Becoming a CatholicInformation & Inspiration
The decision to embark on my journey to becoming a catholic was not one that I made quickly or alone. My Fiancé, Chris, had always joked that I would have to become a Catholic if he were ever to marry me. Despite the jokes I knew that it was important to him, and so I made my decision.
I knew all about RCIA through my soon to be brother-in-law who went through the process a couple of years ago himself. He told me what to expect and I soon became excited to begin attending the sessions on a Tuesday evening. I had my doubts, and was convinced that I would have questions that would never be answered. I believed that I would enjoy the process of learning about Catholicism from an academic perspective, but expected little else.
My very first week at RCIA completely turned my expectation on its head, as did so many of the sessions after that. I not only learnt a great deal about Catholicism and what my life as a catholic would entail in a practical sense, but more importantly I learnt much more about myself, and about the God that had been there for a long time – out of sight and out of mind, but there nonetheless. The catechists who so quickly became my friends showed me the path I needed to follow, but the rest was up to me.
As the weeks went by I realised that I was in fact on an important journey, and that my life was improving for the better – I was becoming a happier, calmer and more peaceful person.
On Sunday 31 January I was formally welcomed into the church I attend each Sunday since I moved to Wigan back in August. Whilst I had never been made to feel unwelcome, I always felt that I was not the same as everyone else – something was missing, and I was an outsider. That day I stood on the altar and proclaimed my desire to become a Catholic in front of my family and the congregation. As I stepped down off of the altar the whole congregation began to applaud. It was as though I had achieved something wonderful and I was touched that this group of people who did not know me so openly welcomed me into their community. I sat in the front row and as everyone moved to the front of the church to receive communion, people came to congratulate and welcome me. I was truly astonished at the reception I received.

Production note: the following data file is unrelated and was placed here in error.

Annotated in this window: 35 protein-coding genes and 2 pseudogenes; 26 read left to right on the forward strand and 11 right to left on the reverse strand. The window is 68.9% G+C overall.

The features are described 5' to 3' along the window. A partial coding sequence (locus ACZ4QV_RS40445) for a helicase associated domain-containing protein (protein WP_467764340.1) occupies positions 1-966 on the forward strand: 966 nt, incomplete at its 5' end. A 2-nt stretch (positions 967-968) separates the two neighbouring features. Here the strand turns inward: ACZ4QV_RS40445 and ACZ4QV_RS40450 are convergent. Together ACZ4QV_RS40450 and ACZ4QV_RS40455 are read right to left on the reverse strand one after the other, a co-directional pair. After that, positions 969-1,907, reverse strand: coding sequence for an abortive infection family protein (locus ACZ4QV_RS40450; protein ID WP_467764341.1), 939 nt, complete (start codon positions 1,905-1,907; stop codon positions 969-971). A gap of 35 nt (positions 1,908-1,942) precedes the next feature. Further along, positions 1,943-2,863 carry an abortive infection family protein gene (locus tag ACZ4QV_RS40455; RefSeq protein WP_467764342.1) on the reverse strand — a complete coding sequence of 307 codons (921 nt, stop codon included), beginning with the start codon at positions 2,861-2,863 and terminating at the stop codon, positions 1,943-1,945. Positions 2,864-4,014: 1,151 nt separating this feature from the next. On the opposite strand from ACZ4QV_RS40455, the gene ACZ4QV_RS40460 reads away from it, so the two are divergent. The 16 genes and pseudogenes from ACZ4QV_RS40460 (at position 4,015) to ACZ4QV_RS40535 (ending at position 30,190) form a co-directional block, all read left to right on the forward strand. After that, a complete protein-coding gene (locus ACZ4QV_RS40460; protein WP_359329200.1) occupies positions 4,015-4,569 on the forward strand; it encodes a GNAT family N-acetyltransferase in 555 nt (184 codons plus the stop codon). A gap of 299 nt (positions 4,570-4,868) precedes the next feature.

On Sunday 14 February my family and I were welcomed to the Metropolitan Cathedral in Liverpool for the Rite of Election. I was joined by catechumens from across the diocese as Archbishop Malcolm welcomed us each in turn and invited us to enter our names into the Book of the Elect. The service was relaxed but that did not detract from the importance of the day. I felt proud to stand with my family and my friends behind me, my godparents at my shoulder.
During Holy Week I was lucky enough to return to the Cathedral and carry the Oil of Chrism to Archbishop Malcolm at the Mass of Chrism. It was a great honour to be asked to carry the oil, and an experience I shall not forget.
But none of these very special occasions compare to my baptism on Holy Saturday night, when at last I was received into the Church and received my first holy communion. I was nervous but I knew I had little to worry about and everything to look forward to. I stood once again on the altar in front of my closest family, my godparents once again at my shoulder. For me, Mass on Sunday was always a time in which I felt closest to God. But that day, and the following Sunday I felt as though I was truly celebrating, that I was a part of something much bigger and much better than myself.
If I were to offer any advice to anyone considering RCIA and becoming a Catholic, I would say this: come with an open mind and an open heart, and you will not regret it!